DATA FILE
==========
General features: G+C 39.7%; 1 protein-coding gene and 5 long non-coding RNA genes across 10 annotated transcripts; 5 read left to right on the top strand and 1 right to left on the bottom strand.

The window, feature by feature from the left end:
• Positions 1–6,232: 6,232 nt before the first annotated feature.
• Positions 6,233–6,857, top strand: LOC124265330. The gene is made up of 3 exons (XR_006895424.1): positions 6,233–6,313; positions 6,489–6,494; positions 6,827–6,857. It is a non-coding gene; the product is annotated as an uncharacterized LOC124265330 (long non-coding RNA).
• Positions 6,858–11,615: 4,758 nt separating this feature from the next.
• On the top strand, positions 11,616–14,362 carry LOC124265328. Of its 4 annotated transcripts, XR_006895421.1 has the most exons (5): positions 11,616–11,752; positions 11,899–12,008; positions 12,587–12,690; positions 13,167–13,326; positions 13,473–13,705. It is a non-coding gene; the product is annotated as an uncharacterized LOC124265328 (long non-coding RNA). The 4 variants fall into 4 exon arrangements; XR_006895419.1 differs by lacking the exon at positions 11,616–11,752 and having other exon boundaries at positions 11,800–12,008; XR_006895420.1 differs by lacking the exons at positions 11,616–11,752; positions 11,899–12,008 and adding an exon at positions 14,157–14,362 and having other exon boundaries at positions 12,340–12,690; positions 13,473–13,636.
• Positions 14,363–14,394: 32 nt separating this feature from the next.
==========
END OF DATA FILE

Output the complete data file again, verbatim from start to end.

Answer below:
General features: G+C 39.7%; 1 protein-coding gene and 5 long non-coding RNA genes across 10 annotated transcripts; 5 read left to right on the top strand and 1 right to left on the bottom strand.

The window, feature by feature from the left end:
• Positions 1–6,232: 6,232 nt before the first annotated feature.
• Positions 6,233–6,857, top strand: LOC124265330. The gene is made up of 3 exons (XR_006895424.1): positions 6,233–6,313; positions 6,489–6,494; positions 6,827–6,857. It is a non-coding gene; the product is annotated as an uncharacterized LOC124265330 (long non-coding RNA).
• Positions 6,858–11,615: 4,758 nt separating this feature from the next.
• On the top strand, positions 11,616–14,362 carry LOC124265328. Of its 4 annotated transcripts, XR_006895421.1 has the most exons (5): positions 11,616–11,752; positions 11,899–12,008; positions 12,587–12,690; positions 13,167–13,326; positions 13,473–13,705. It is a non-coding gene; the product is annotated as an uncharacterized LOC124265328 (long non-coding RNA). The 4 variants fall into 4 exon arrangements; XR_006895419.1 differs by lacking the exon at positions 11,616–11,752 and having other exon boundaries at positions 11,800–12,008; XR_006895420.1 differs by lacking the exons at positions 11,616–11,752; positions 11,899–12,008 and adding an exon at positions 14,157–14,362 and having other exon boundaries at positions 12,340–12,690; positions 13,473–13,636.
• Positions 14,363–14,394: 32 nt separating this feature from the next.